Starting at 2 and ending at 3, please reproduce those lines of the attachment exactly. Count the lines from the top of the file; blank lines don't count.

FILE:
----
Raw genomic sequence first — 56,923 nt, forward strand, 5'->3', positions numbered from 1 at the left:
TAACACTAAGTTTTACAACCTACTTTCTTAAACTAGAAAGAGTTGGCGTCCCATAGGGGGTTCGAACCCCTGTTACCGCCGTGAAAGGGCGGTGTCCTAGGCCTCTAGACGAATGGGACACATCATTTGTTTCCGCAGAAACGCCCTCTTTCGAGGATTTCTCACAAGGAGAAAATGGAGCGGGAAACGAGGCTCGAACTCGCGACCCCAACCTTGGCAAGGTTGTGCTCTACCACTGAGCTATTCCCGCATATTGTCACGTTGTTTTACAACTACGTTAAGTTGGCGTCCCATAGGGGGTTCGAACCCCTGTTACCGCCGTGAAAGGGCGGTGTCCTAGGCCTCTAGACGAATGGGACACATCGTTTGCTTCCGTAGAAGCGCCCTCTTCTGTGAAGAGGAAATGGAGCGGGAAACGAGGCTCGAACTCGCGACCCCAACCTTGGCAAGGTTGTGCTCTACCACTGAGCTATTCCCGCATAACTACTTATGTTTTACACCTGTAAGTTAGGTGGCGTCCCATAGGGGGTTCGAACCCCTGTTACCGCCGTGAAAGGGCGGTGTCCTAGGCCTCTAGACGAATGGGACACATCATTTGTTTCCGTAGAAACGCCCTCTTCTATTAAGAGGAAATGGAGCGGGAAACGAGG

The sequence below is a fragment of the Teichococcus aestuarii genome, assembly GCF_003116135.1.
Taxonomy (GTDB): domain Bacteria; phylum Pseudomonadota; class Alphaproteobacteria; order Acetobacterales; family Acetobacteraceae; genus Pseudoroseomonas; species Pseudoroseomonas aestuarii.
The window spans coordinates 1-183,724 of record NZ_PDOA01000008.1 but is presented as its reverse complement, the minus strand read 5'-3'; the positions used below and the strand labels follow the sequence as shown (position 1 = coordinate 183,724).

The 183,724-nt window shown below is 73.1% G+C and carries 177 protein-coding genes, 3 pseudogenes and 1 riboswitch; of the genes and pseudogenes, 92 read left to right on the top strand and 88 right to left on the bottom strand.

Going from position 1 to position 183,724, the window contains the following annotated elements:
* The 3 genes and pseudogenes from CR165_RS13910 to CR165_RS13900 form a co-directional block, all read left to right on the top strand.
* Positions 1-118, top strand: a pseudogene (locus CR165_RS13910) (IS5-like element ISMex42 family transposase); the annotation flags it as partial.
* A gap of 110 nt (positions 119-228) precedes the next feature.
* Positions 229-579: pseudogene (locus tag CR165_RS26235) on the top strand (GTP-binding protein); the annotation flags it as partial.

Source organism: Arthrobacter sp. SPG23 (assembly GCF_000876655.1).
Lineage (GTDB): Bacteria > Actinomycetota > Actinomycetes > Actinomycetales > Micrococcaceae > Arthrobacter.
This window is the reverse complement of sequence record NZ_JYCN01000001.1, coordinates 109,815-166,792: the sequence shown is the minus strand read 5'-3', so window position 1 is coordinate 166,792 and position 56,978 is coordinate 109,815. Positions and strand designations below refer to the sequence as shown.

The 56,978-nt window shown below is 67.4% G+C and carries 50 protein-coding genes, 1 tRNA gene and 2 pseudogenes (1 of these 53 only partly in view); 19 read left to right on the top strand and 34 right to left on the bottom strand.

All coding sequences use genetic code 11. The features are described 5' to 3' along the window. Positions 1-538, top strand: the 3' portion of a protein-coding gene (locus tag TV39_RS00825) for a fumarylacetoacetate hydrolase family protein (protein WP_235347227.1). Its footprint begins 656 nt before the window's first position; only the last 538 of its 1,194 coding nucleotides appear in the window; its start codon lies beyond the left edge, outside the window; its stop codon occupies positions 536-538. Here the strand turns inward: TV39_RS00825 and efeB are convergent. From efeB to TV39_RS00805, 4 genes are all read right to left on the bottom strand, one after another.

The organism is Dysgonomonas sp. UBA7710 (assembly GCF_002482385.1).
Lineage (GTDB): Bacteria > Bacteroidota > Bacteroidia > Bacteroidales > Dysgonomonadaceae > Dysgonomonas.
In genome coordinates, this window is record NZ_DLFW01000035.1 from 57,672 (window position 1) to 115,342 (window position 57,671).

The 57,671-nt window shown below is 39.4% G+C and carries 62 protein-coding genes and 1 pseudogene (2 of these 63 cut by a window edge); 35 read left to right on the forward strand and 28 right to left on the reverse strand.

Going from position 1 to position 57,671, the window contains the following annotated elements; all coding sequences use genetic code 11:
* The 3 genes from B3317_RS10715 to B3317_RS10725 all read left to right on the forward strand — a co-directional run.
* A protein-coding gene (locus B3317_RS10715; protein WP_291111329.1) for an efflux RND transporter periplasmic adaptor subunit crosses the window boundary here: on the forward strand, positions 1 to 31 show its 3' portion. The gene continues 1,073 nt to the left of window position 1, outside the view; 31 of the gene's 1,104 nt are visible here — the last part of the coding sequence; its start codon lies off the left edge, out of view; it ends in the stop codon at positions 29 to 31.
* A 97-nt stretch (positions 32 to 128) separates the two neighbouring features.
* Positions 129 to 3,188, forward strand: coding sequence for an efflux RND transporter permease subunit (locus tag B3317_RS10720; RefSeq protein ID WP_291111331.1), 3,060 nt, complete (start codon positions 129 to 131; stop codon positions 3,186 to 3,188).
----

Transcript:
TAACACTAAGTTTTACAACCTACTTTCTTAAACTAGAAAGAGTTGGCGTCCCATAGGGGGTTCGAACCCCTGTTACCGCCGTGAAAGGGCGGTGTCCTAGGCCTCTAGACGAATGGGACACATCATTTGTTTCCGCAGAAACGCCCTCTTTCGAGGATTTCTCACAAGGAGAAAATGGAGCGGGAAACGAGGCTCGAACTCGCGACCCCAACCTTGGCAAGGTTGTGCTCTACCACTGAGCTATTCCCGCATATTGTCACGTTGTTTTACAACTACGTTAAGTTGGCGTCCCATAGGGGGTTCGAACCCCTGTTACCGCCGTGAAAGGGCGGTGTCCTAGGCCTCTAGACGAATGGGACACATCGTTTGCTTCCGTAGAAGCGCCCTCTTCTGTGAAGAGGAAATGGAGCGGGAAACGAGGCTCGAACTCGCGACCCCAACCTTGGCAAGGTTGTGCTCTACCACTGAGCTATTCCCGCATAACTACTTATGTTTTACACCTGTAAGTTAGGTGGCGTCCCATAGGGGGTTCGAACCCCTGTTACCGCCGTGAAAGGGCGGTGTCCTAGGCCTCTAGACGAATGGGACACATCATTTGTTTCCGTAGAAACGCCCTCTTCTATTAAGAGGAAATGGAGCGGGAAACGAGG

The sequence below is a fragment of the Teichococcus aestuarii genome, assembly GCF_003116135.1.